El Paso City Council voted 8-0 today to clear the way for demolition of the Henry Trost-designed Union Bank Building located on San Antonio Street, overturning an earlier decision by the Historic Landmark Commission to deny demolition.
The building, located next to the law offices of John Wesley Hardin that burned down last April, is the second Trost-designed building in Downtown El Paso to be cleared for demolition in the past five weeks.
City Planner Matt McElroy said a tour of the building last week revealed that portions of the Western wall, exposed by the fire, contains several voids. McElroy said the wall used to be three bricks thick but is now just one brick thick in some areas. That coupled with poor conditions on the interior of the building led city staff to recommend demolition.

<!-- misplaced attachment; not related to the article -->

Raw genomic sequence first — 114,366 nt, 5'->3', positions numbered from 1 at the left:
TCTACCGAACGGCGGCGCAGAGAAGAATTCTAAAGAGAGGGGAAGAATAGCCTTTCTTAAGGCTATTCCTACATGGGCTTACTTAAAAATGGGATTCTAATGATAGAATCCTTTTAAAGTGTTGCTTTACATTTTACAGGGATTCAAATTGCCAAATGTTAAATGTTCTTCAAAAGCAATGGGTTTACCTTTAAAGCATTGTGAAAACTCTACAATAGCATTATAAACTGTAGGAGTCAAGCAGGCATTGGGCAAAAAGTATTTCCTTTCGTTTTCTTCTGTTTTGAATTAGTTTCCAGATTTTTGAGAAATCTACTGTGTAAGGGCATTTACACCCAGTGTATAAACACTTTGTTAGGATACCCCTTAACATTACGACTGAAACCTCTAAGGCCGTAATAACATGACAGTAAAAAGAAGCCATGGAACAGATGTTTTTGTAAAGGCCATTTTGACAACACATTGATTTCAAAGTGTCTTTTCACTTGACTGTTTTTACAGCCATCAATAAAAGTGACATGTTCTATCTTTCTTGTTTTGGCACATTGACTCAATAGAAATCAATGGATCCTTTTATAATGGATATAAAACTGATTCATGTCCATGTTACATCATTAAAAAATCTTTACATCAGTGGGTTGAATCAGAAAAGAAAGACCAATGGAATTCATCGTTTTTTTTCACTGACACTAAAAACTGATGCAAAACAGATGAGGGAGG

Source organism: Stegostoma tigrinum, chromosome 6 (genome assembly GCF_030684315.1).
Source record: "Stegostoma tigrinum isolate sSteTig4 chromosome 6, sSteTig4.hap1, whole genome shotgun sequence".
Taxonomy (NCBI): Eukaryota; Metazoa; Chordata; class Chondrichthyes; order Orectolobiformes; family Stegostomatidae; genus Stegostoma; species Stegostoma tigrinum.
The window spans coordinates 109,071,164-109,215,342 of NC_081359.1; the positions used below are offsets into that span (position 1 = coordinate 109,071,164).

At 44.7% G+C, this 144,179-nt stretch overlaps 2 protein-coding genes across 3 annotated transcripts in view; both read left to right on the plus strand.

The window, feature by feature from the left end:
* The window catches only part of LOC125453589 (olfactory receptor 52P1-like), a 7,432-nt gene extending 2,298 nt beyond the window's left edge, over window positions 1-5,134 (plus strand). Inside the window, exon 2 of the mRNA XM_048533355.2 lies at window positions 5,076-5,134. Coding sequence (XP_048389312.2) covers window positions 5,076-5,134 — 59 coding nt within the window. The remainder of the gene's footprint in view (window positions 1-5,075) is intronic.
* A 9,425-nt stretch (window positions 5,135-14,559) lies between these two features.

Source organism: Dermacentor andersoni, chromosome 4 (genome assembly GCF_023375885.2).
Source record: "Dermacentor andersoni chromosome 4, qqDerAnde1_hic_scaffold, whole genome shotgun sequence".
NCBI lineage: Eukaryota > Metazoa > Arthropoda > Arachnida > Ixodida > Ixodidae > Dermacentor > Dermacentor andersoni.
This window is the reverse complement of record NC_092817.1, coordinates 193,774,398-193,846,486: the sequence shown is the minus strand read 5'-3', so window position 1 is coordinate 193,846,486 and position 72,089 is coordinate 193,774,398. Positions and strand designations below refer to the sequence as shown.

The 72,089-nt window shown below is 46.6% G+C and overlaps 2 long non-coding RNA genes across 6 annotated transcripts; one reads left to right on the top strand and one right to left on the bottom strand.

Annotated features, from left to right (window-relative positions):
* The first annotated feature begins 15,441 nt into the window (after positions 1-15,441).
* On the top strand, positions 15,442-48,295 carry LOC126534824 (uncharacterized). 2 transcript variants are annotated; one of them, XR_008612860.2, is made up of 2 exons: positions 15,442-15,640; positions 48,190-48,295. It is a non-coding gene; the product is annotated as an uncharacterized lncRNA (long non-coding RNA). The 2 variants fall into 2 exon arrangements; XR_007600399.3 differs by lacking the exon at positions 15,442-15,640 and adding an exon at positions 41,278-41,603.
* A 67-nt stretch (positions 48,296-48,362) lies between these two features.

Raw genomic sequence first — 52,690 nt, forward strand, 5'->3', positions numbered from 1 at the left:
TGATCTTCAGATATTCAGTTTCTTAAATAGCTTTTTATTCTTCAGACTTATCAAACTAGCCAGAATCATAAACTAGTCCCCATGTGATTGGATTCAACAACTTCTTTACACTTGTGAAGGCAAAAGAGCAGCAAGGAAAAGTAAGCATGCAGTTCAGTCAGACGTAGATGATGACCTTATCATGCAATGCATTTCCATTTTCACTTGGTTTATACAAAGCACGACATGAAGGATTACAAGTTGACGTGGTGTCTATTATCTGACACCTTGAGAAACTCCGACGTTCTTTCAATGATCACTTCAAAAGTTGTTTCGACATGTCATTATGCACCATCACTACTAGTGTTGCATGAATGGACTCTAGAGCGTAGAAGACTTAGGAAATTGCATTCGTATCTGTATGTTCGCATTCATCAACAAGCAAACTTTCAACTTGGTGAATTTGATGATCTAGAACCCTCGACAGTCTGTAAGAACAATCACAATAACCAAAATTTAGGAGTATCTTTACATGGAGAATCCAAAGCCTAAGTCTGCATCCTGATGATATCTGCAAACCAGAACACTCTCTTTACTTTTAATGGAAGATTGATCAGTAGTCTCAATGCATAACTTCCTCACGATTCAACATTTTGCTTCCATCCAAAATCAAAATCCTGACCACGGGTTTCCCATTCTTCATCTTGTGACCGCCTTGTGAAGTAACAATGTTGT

The property is owned by River Oaks Properties. The estimated renovation costs of more than $4 million also contributed to the decision.
"It's not habitable, cannot be occupied," City Representative Cortney Niland said before approving demolition. "It seems unreasonable to do anything but grand the appeal."
Opposition came from the County Historical Commission. Dr. Max Grossman, a UTEP professor and member of the commission, urged City Council to at least save the exterior of the building, although the façade has been slightly altered.
"The façade can be saved," Grossman said. "Behind the façade you can do whatever you want."